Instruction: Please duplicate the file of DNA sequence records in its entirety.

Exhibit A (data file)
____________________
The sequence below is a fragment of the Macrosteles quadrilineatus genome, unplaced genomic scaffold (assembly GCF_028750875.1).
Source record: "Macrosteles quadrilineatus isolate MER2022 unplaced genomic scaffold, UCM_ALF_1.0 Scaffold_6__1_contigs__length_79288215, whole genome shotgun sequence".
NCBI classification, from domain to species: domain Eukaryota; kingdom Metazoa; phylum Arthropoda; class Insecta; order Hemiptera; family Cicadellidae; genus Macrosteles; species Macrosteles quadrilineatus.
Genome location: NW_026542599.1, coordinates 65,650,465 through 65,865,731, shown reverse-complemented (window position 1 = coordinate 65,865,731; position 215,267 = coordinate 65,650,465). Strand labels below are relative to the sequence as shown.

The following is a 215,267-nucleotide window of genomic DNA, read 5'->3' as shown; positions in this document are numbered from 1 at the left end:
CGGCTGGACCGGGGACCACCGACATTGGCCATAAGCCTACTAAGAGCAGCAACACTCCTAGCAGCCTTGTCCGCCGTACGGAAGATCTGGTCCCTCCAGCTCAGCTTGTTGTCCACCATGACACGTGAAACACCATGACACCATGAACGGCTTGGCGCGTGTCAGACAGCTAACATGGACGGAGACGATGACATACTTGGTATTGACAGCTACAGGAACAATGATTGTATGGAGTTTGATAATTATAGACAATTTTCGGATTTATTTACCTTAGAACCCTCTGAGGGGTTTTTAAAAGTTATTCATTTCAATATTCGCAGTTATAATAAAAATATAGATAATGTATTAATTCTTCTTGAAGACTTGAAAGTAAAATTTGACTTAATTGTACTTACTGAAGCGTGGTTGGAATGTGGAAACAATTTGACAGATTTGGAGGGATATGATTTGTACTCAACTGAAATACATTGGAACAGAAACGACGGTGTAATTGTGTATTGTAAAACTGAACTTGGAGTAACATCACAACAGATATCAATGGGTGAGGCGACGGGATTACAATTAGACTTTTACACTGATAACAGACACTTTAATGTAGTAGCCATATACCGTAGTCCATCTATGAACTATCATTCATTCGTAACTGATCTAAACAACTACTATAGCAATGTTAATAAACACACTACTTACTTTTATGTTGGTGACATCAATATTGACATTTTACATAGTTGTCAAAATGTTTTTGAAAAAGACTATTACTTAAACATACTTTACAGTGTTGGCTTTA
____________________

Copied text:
The sequence below is a fragment of the Macrosteles quadrilineatus genome, unplaced genomic scaffold (assembly GCF_028750875.1).
Source record: "Macrosteles quadrilineatus isolate MER2022 unplaced genomic scaffold, UCM_ALF_1.0 Scaffold_6__1_contigs__length_79288215, whole genome shotgun sequence".
NCBI classification, from domain to species: domain Eukaryota; kingdom Metazoa; phylum Arthropoda; class Insecta; order Hemiptera; family Cicadellidae; genus Macrosteles; species Macrosteles quadrilineatus.
Genome location: NW_026542599.1, coordinates 65,650,465 through 65,865,731, shown reverse-complemented (window position 1 = coordinate 65,865,731; position 215,267 = coordinate 65,650,465). Strand labels below are relative to the sequence as shown.

The following is a 215,267-nucleotide window of genomic DNA, read 5'->3' as shown; positions in this document are numbered from 1 at the left end:
CGGCTGGACCGGGGACCACCGACATTGGCCATAAGCCTACTAAGAGCAGCAACACTCCTAGCAGCCTTGTCCGCCGTACGGAAGATCTGGTCCCTCCAGCTCAGCTTGTTGTCCACCATGACACGTGAAACACCATGACACCATGAACGGCTTGGCGCGTGTCAGACAGCTAACATGGACGGAGACGATGACATACTTGGTATTGACAGCTACAGGAACAATGATTGTATGGAGTTTGATAATTATAGACAATTTTCGGATTTATTTACCTTAGAACCCTCTGAGGGGTTTTTAAAAGTTATTCATTTCAATATTCGCAGTTATAATAAAAATATAGATAATGTATTAATTCTTCTTGAAGACTTGAAAGTAAAATTTGACTTAATTGTACTTACTGAAGCGTGGTTGGAATGTGGAAACAATTTGACAGATTTGGAGGGATATGATTTGTACTCAACTGAAATACATTGGAACAGAAACGACGGTGTAATTGTGTATTGTAAAACTGAACTTGGAGTAACATCACAACAGATATCAATGGGTGAGGCGACGGGATTACAATTAGACTTTTACACTGATAACAGACACTTTAATGTAGTAGCCATATACCGTAGTCCATCTATGAACTATCATTCATTCGTAACTGATCTAAACAACTACTATAGCAATGTTAATAAACACACTACTTACTTTTATGTTGGTGACATCAATATTGACATTTTACATAGTTGTCAAAATGTTTTTGAAAAAGACTATTACTTAAACATACTTTACAGTGTTGGCTTTA